The trial judge then advised the jury that, before sentence was imposed, presentence reports would be prepared. The jury was polled, and the first juror replied: "I was reluctant to at the beginning; I voted guilty." The third juror and eight others answered: "Guilty based on the note at the bottom." The judge refused defense requests to ask the jury whether the vote was qualified by the note or whether the vote would be for conviction if the jurors were advised that a recommendation was not a subject for their consideration. On review, the Court of Appeals stated that:
1. in general, recommendations by the jury for clemency were surplusage;
2. where there were exceptional circumstances strongly suggesting "that there would have been no agreement as to the verdict unless the recommendation of leniency was also accepted, the effect of the recommendation steadfastly adhered to on the poll, was to nullify the verdict";
3. the coincidence of the three factors present in that case the wording of the jury's verdict, the court's comments to the jury upon receipt of the verdict, and the jurors' responses upon being polled created a "lack of definite and precise meaning" of the verdict sufficient to require the court's inquiry for purposes of clarification; and
4. the court's failure to do so at the defendant's request and when it had adequate opportunity constituted reversible error.
The Cook case appears to be sui generis in federal decisional law and, because it is distinguishable, we need not decide if it should be followed in this circuit. Unlike Cook, the jurors in the case sub judice when polled indicated their agreement with the guilty verdict without equivocation or qualification whatsoever.
Moreover, the language chosen by the jurors is significantly different from that used in Cook. Here, the recommendation was " . . . that although we have voted guilty, we implore the court to exercise extreme leniency." This is a recognition that the vote indeed is for a guilty finding with no indication that it is conditional. "Implor(ing)" the court sounds like nothing more than a plea containing no element of contingency.
Making inquiries of the jury, as the defense requested, is not to be encouraged because it threatens the secrecy of jury deliberations and invites charges of coercion and interference with the jury function by the trial judge. Responses by individual jurors to the court's questions are unpredictable, and a dialogue, once begun, is often difficult to stop before it causes damage. In United States v. Sexton, 456 F.2d 961, 966-967 (5th Cir. 1972), the same Court of Appeals which decided the Cook case quoted approvingly from Bruce v. Chestnut Farms-Chevy Chase Dairy, 75 U.S.App.D.C. 192, 126 F.2d 224, 225 (1942):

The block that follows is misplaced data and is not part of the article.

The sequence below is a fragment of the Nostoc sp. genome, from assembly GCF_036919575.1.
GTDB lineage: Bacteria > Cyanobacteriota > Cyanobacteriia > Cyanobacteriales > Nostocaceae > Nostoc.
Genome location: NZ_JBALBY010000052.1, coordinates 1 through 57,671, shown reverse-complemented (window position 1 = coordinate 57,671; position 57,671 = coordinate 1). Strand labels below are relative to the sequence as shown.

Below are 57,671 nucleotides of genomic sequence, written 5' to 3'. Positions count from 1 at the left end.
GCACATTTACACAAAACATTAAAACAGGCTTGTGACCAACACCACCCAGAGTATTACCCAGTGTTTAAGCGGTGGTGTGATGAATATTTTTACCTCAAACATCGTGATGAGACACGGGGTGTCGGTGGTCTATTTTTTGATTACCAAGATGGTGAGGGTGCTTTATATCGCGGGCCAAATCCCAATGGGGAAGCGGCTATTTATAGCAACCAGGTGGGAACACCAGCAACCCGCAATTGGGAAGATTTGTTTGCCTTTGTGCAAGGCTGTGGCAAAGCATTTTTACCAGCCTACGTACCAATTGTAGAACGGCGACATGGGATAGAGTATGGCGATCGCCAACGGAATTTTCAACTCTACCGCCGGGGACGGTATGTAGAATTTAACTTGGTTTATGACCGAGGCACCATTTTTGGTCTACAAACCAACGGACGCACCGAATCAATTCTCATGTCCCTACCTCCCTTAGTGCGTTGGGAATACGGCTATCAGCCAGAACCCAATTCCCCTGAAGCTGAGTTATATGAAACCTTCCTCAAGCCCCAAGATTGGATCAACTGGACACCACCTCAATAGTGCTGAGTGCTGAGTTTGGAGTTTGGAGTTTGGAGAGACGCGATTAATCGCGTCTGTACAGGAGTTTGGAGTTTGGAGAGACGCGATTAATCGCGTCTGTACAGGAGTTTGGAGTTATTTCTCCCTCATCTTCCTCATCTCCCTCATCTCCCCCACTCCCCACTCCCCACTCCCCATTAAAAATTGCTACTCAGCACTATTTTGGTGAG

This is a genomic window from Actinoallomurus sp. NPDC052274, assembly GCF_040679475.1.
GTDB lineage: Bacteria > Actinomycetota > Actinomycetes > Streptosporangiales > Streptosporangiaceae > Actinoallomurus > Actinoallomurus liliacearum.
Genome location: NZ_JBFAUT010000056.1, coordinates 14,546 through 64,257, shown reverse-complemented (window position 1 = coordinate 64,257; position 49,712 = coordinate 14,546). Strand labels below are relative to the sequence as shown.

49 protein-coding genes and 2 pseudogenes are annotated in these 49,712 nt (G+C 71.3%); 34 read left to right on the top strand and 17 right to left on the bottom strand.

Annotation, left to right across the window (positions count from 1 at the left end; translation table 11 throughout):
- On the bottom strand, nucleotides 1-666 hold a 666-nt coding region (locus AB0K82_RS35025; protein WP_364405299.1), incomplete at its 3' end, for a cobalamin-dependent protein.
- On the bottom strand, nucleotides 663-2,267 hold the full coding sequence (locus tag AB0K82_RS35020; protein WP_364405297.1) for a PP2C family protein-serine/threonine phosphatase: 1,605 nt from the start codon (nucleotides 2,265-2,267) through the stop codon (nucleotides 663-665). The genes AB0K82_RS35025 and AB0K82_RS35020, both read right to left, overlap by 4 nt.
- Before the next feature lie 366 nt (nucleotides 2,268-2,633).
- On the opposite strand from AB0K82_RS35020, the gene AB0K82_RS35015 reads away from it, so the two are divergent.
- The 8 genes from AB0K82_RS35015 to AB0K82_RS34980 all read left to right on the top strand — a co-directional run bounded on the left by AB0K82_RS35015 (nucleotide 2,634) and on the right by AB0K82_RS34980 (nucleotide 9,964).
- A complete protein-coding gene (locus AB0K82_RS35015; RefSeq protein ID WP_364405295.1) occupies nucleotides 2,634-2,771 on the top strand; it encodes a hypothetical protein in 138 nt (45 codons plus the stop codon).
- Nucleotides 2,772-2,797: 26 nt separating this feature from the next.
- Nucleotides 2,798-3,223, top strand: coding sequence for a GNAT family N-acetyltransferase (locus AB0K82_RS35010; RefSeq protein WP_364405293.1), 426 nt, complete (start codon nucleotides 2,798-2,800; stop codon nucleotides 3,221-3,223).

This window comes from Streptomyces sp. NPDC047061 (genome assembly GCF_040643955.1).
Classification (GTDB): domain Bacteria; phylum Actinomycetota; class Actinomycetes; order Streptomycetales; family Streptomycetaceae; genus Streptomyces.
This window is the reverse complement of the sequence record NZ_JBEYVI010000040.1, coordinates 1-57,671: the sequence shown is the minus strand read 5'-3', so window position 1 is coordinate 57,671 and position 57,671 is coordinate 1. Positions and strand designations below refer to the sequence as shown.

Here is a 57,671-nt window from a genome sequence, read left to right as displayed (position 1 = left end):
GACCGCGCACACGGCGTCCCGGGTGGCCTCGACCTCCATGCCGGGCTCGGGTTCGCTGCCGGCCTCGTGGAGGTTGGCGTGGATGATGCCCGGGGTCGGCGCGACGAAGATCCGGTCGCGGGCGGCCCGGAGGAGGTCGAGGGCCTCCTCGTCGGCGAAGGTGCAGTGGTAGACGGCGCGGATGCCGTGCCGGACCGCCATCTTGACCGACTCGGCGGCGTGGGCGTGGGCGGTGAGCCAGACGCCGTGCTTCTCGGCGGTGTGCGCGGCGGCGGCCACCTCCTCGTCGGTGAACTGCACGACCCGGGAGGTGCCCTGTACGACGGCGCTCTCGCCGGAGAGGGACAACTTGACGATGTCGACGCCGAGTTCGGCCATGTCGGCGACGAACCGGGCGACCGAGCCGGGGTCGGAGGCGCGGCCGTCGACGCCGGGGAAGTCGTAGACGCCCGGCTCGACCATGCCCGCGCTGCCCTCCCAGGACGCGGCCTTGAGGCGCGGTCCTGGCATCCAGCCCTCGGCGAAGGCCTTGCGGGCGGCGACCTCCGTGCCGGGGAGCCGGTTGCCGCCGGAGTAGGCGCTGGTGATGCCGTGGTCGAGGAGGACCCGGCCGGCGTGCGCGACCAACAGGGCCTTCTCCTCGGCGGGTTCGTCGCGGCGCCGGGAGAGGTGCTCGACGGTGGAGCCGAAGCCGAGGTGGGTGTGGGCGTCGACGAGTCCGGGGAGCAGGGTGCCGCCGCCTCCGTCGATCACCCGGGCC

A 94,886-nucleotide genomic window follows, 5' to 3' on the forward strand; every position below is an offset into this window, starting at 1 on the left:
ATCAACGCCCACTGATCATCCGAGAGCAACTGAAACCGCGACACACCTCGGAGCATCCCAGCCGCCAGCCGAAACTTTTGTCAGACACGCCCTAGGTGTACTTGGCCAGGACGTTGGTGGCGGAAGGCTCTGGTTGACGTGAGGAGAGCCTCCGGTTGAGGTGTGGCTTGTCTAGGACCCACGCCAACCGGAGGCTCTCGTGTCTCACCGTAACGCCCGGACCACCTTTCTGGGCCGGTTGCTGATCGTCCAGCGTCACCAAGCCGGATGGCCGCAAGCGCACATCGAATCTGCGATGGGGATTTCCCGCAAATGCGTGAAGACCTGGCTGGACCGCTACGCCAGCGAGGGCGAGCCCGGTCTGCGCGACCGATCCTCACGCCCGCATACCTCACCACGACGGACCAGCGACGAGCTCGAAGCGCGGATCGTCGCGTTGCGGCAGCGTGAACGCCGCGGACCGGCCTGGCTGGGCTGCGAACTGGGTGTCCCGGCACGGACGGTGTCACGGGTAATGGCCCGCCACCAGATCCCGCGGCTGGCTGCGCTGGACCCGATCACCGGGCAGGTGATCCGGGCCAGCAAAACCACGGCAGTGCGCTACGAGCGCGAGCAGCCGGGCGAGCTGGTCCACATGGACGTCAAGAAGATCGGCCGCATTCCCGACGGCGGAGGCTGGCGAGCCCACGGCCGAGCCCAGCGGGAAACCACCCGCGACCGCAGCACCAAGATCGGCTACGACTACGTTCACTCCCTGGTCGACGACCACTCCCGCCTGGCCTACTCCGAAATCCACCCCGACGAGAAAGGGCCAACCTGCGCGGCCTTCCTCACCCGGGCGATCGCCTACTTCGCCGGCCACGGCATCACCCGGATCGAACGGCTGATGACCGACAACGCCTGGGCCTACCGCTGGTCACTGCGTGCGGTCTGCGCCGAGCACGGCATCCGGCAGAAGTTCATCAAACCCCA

"It is both unwise and undesirable that the Court should enter into an argument with the juror or require an explanation of his change of position. To an even greater degree is it improper to allow counsel to interpose and question the reasons or motives of the juror in changing his mind."
In the Sexton case, the judge's questioning of a juror led to reversal. The opinion cites a number of cases in which inquiries were held to be coercive.
If, during the poll, a doubt arises about the unanimity of the jury verdict, the preferred course of action by the trial judge is set out in Federal Rule of Criminal Procedure 31(d): he should either declare a mistrial or send the jury back for further secret deliberation.
The trial judge did not err, but acted prudently in refusing to question the jurors. In view of the tone of the note written by the jury and the unconditional assent to the guilty verdict during the poll, we hold that the judge did not abuse his discretion in not ordering further deliberations sua sponte.
The defendant also argues that the district court erred in refusing to permit his testimony on a series of personal disagreements with the local postmaster. Through these disagreements, the defendant hoped to show that the postmaster had reason to "frame" him. The same judge presided at the earlier trial and had permitted the defendant to testify about the reasons for animosity between him and the postmaster. Essentially, the testimony detailed incidents in which the defendant had pressed grievances in his capacity as a union official, questioned the postmaster's integrity, and caused him considerable embarrassment. However, the defendant had not been able to show that the postmaster's personal dislike for him had in any way affected the investigation by the postal inspectors who had testified for the government.
At the second trial, the government produced testimony that the inspectors were not subject to the control of the local postmaster but were responsible to their superiors in Washington. The defendant was not restricted in cross-examination of the government witnesses and was free to show bias or prejudice on their part. The postmaster did not testify in the prosecution's case. During the defense, the judge ruled that the unpleasant incidents between the defendant and postmaster were collateral to the real issues in the case and would distract the jury from them. In any event, the defendant was permitted to testify that he had presented grievances to the postal service, and specifically that there had been a dispute about auditing procedures. However, he was not permitted to review other incidents. Defendant did testify that he was "framed," and his counsel argued that point to the jury. An examination of the record reveals no offer of testimony connecting the postmaster with the alleged plot and, consequently, the trial court did not err in excluding the collateral matters.
Additionally, the defendant contends that the trial court erred in refusing to admit into evidence certain photographs and a hearsay statement contained in a post-arrest report. We find no error in those rulings.
The trial court imposed a one-year prison sentence on the defendant despite the jury's recommendation of leniency. Defendant argues that this is an abuse of discretion. The sentence was within the statutory limitation, and we may not review it.3 Government of the Virgin Islands v. Venzen, 424 F.2d 521 (3d Cir. 1970).
The judgment will be affirmed.
The court used the charge set out in Mathes and Devitt, Federal Jury Practice and Instructions § 79.01 (1965), and approved by this court in United States v. Fioravanti, 412 F.2d 407 (3d Cir. 1969). No one objected to this supplementary charge
We are not concerned here with the problem that arises when a judge responds affirmatively to a jury's question as to whether a recommendation of mercy is permissible. See e. g., United States v. Glick, 463 F.2d 491 (2d Cir. 1972). In the case at bar, there was no intimation of the jury's action until the verdict slip was handed to the judge
We note that the defendant may apply to the District Court for reduction of sentence under Fed.R.Crim.P. 35